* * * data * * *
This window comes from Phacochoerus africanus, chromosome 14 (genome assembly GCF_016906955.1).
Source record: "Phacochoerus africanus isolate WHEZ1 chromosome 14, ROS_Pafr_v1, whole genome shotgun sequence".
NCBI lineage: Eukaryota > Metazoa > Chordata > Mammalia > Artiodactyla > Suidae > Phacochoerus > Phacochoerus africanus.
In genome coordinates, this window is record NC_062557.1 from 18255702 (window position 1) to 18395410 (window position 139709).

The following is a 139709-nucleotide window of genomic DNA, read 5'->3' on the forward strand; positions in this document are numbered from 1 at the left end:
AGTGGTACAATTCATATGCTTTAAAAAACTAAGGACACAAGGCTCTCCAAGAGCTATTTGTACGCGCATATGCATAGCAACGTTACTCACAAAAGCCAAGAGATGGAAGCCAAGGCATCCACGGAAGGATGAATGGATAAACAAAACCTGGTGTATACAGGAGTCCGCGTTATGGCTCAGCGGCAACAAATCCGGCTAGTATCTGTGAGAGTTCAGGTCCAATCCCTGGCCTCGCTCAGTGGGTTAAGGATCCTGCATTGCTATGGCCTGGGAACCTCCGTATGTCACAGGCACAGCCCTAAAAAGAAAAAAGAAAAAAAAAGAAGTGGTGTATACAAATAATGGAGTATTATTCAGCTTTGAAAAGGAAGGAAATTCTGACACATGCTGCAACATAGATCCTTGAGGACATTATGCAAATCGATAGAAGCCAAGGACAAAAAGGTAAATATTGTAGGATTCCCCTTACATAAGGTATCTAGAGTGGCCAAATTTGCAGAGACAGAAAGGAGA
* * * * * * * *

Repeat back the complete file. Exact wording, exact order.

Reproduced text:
This window comes from Phacochoerus africanus, chromosome 14 (genome assembly GCF_016906955.1).
Source record: "Phacochoerus africanus isolate WHEZ1 chromosome 14, ROS_Pafr_v1, whole genome shotgun sequence".
NCBI lineage: Eukaryota > Metazoa > Chordata > Mammalia > Artiodactyla > Suidae > Phacochoerus > Phacochoerus africanus.
In genome coordinates, this window is record NC_062557.1 from 18255702 (window position 1) to 18395410 (window position 139709).

The following is a 139709-nucleotide window of genomic DNA, read 5'->3' on the forward strand; positions in this document are numbered from 1 at the left end:
AGTGGTACAATTCATATGCTTTAAAAAACTAAGGACACAAGGCTCTCCAAGAGCTATTTGTACGCGCATATGCATAGCAACGTTACTCACAAAAGCCAAGAGATGGAAGCCAAGGCATCCACGGAAGGATGAATGGATAAACAAAACCTGGTGTATACAGGAGTCCGCGTTATGGCTCAGCGGCAACAAATCCGGCTAGTATCTGTGAGAGTTCAGGTCCAATCCCTGGCCTCGCTCAGTGGGTTAAGGATCCTGCATTGCTATGGCCTGGGAACCTCCGTATGTCACAGGCACAGCCCTAAAAAGAAAAAAGAAAAAAAAAGAAGTGGTGTATACAAATAATGGAGTATTATTCAGCTTTGAAAAGGAAGGAAATTCTGACACATGCTGCAACATAGATCCTTGAGGACATTATGCAAATCGATAGAAGCCAAGGACAAAAAGGTAAATATTGTAGGATTCCCCTTACATAAGGTATCTAGAGTGGCCAAATTTGCAGAGACAGAAAGGAGA